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Old 04-22-14, 04:03 PM
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Treat heavily enough where the carpet meets the baseboard so that it soaks in and down. You could also pull up the carpet around the edges to treat as the padding edges and carpet tack are harborage. If an area rug, then I would treat the underside of it.

I doubt that you can buy it pre-mixed. Even if you could, that is an expensive way to purchase as you would be buying mostly water.
 
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Old 04-22-14, 04:27 PM
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Thanks for the info but my god, this will be too expensive for me to hire a pest control person as one told me it may require not just 2 but multiple treatments. I did a quick search for one of the products you mentioned and found this:

Temprid Ready Spray Residual Bed Bug Spray

would something like that work if I can purchase a few cans at a time? If yes, it says cannot be shipped to CA or NY, does this mean it cannot be shipped here or it cannot be sold to NY residents?
 
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Old 04-22-14, 04:31 PM
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Or I should be able to afford this if it can suffice?

Temprid SC Insecticide
 
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Old 04-23-14, 06:14 AM
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The aerosol would be a good supplement to a compressed air treatment.

The concentrate in the 2nd photo is a very good choice but I would still mix it with Gentrol as I pointed out earlier.

NY and Calif are restrictive as to modern day insecticides; youíll have to check with the seller.
 
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Old 05-06-14, 04:11 AM
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Can you tell me what the main differences are between the liquids you mentioned and the "freezing" spray some companies use please? I am guessing the freeze spray is the best that's why it's so expensive?
 
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Old 05-06-14, 05:34 AM
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The chemicals Iíve been referring to are insecticides that kill the insects as they live and function in the treated area. They leave a residual, meaning that after they dry there is still an insecticide in place. It is very important to put the insecticide where the bed bugs live and function so as to maximize their exposure to it.

Iím not sure what the freezing spray is that you are asking about. If it is simply a low temperature treatment then that would work by actually contacting the bed bugs themselves and freezing their body tissues. No residual effect. You kill only what you contact at that moment.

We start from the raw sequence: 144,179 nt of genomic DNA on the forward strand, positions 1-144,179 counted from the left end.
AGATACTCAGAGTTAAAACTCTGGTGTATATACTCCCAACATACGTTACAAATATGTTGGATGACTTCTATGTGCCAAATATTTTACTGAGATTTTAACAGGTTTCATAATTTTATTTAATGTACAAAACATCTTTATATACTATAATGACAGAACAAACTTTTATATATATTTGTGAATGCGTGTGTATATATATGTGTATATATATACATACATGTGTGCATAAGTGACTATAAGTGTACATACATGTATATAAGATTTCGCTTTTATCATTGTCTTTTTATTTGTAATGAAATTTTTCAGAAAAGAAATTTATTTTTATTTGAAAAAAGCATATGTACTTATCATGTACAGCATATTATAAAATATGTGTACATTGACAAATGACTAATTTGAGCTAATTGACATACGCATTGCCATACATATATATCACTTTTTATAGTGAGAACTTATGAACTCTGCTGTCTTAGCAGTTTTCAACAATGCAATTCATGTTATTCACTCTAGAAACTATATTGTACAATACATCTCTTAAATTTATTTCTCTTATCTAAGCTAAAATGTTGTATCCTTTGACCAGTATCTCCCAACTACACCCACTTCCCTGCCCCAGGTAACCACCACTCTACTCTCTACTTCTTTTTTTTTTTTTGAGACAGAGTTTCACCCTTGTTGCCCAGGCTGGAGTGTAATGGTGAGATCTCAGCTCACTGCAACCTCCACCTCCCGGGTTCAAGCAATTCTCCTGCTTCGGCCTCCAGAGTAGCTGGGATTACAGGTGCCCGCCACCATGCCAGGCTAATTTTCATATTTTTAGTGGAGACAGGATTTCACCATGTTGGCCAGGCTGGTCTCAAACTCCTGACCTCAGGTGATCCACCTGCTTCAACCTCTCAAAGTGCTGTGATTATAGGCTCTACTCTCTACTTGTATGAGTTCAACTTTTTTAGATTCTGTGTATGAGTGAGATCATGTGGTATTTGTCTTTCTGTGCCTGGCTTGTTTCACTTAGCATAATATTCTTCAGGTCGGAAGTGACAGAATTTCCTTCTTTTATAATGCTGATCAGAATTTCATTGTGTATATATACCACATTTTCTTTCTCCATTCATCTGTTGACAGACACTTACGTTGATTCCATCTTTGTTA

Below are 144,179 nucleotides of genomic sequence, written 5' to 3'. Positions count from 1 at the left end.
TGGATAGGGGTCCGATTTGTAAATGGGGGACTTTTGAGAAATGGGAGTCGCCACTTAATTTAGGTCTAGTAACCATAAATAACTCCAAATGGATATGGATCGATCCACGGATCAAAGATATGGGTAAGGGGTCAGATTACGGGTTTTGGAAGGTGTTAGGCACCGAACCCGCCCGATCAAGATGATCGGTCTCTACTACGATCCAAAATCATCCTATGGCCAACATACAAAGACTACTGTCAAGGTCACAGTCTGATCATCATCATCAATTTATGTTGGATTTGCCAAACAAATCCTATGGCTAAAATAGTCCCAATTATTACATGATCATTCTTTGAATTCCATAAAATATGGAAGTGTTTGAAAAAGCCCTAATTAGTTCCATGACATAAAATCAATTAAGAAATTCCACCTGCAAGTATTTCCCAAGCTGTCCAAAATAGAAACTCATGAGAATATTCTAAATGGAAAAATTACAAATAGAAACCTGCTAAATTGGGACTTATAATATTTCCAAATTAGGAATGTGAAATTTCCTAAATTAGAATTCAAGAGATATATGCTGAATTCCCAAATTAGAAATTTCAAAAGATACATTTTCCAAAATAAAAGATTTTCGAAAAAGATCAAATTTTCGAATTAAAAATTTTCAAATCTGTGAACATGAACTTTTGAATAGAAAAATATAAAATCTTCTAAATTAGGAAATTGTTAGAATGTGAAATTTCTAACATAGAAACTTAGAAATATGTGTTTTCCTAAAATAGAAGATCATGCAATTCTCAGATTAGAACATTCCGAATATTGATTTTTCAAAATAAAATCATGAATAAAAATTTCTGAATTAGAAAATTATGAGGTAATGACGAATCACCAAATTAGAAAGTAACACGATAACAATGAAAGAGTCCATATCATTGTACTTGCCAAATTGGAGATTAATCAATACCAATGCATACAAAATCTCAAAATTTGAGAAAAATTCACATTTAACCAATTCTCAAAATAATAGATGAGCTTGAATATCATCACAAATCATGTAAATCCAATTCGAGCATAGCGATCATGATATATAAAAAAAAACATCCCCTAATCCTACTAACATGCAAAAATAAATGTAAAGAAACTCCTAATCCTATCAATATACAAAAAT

Iím not aware that bed bug treatment companies are using low temp treatments but they are having success with just the opposite-high temp treatments or thermal treatments. Heating the interior of the living spaces to about 135-145 fahrenheit and holding it there so that the furniture, walls, carpets, etc get up to temp and stay there a while. Again, no residual with this treatment but it does work pretty well if the place is prepared properly. The more stored stuff in a living space, the chances of success go down.

Hope this helps.
 
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Old 05-06-14, 07:49 AM
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Yes, that explanation helps a lot, thank yuo very much for taking the time to do so! The freezing spray I was referring to was from a TV commercial I saw the other day with a guy in protective gear walking through a kitchen spraying what looked like a white colored freezing mist.

Anyway, my only concern would be the safety factor for "kids" room? I watched the video on the Temprid site so I know "where" to spray it along with your previous suggestions but I am concerned since it leaves a residue behind, if sprayed like on the box spring and cracks and crevices in the furniture, should the kids still come into contact with it would it cause them any harm? Of course I would not hold the company that makes this responsible in such an event, just looking at the safety factor? Any opinions on this please?
 
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Old 05-06-14, 04:15 PM
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Once it is dry it pretty well stays put but we should still minimize exposure to skin regardless. It can cause an allergic skin reaction.

I would spray between mattress and box springs but not necessarily the side (vertical) part of the box springs. The bedbugs will be between the mattress and box springs more so anyway. If there are corner guards spray behind them. I would also spray the bed frame by lifting the box spring, spraying and replacing same.

If there is a dust ruffle you may want to consider removing it. Otherwise at least spray the elastic/staple area as they will congregate there.

If you get bed bug proof mattress/box spring covers they will seal well enough that you donít have to spray the bedding at all. Donít tear them during installation though. Google bed bug mattress covers. Our Wal-mart carries them.

Also look up Active-guard mattress covers. These are impregnated with permethrin. Iím reading that there is success with using them on the box spring and not necessarily the mattress. The permethrin is claimed to last two years.

The tight fitting mattress covers are a two man job to install. Make sure they are sized correctly. The Active guards are slip-fit.
 
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Old 05-07-14, 03:56 AM